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New Rules on Residents Shirk Realities of Medicine


It’s no wonder that physicians have such a difficult time achieving work-life balance. We were brought up in a system that defies the very concept.

I was talking to my hairdresser at a recent appointment about a documentary he had recently watched called “The Doctor Diaries.” He was impressed, appalled, amazed, and a bit horrified by the process medical trainees endure in order to graduate residency. This program, which I haven’t seen, apparently follows a group of physicians from medical school through residency and into post-residency practice.

My hairdresser described tearful residents, broken by long hours and low-man-on-the-totem-pole working conditions. I regaled him with tales from my own training - breaking down in tears in my program director’s office because a senior physician chastised me for a decision made by my attending, tales of falling asleep on the countertop at the labor and delivery nursing station 30 hours into my 36-hour shift (and actually feeling embarrassed to be so “weak”), and of working 100 hours to 110 hours per week for months at a time. I explained to him that there is a bit of machismo in medical training. Physicians are not only brilliant and empathic human beings, we are also superhuman in our ability to go days without sleep, hours and hours without a bathroom break, and avoid meals in favor of pieced-together selections from the vending machine and the nurse’s station snack drawer. While this may make us tough, I’m not sure it makes us resilient.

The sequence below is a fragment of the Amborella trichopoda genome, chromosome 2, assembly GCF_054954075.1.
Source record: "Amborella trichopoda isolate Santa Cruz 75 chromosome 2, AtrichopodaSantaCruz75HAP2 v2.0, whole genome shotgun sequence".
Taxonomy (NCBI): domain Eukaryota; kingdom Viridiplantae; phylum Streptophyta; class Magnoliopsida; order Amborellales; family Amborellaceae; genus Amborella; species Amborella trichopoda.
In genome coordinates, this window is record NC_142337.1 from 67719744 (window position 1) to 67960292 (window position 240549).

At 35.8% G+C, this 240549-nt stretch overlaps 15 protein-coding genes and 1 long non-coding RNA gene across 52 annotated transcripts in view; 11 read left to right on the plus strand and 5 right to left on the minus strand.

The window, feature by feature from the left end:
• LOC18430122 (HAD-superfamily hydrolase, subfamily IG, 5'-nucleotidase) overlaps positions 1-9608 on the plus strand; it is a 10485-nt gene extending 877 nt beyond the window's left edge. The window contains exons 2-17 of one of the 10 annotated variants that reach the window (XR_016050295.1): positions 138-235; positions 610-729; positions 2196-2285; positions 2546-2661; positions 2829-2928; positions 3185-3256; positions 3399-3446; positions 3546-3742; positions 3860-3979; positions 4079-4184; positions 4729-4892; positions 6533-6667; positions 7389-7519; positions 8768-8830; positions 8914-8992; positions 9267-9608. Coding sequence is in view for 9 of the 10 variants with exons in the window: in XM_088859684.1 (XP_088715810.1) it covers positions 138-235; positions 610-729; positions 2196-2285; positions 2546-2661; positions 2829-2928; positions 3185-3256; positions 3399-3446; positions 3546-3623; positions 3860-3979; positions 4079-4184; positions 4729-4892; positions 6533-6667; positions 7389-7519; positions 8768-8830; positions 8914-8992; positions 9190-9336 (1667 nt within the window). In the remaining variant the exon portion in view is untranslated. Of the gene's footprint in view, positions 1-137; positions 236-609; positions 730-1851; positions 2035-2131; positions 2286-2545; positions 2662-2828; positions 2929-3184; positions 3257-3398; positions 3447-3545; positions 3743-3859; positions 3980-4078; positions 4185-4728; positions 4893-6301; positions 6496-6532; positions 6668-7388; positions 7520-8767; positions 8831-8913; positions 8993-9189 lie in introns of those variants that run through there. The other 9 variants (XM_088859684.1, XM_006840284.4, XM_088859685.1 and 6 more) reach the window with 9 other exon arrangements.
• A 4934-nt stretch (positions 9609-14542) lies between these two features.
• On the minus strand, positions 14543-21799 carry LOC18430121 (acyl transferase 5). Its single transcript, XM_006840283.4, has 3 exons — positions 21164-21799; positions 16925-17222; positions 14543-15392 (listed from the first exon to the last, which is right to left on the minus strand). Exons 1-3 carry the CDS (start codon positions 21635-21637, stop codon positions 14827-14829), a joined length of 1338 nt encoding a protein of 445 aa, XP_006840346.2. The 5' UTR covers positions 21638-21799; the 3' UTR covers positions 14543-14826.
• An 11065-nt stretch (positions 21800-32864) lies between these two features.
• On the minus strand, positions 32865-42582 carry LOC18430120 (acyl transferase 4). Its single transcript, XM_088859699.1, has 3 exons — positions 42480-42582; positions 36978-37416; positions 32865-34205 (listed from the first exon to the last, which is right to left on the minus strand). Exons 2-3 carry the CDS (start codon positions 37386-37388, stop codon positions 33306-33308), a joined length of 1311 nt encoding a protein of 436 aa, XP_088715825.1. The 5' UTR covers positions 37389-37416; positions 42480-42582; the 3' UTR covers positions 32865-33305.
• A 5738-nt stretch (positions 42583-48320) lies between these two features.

On the flip side, in my personal opinion, the Institute of Medicine and the American College of Graduate Medical Education have erred in the other direction. By making medical training into a protected haven free from many of the physical, emotional, and psychological stresses that I and generations of physicians experienced, they have removed some crucial “hardening” that I believe is necessary to the development of professionals who, in all honesty, are often called upon to ignore their own basic biological needs in order to meet emergency demands. Furthermore, by promoting more work-life balance in residency without funding or providing for additional man-hours elsewhere, the new residency work hours requirements have just off-loaded exhaustion, overload, and excessive demands onto the attending physicians. This is part of the reason I left academic medicine. Having already completed my own residency training, I wasn’t ready to take over call responsibilities from residents so that they could have eight unbroken hours of sleep.

It’s no wonder that physicians have such a difficult time achieving work-life balance. We were brought up in a system that defies the very concept.

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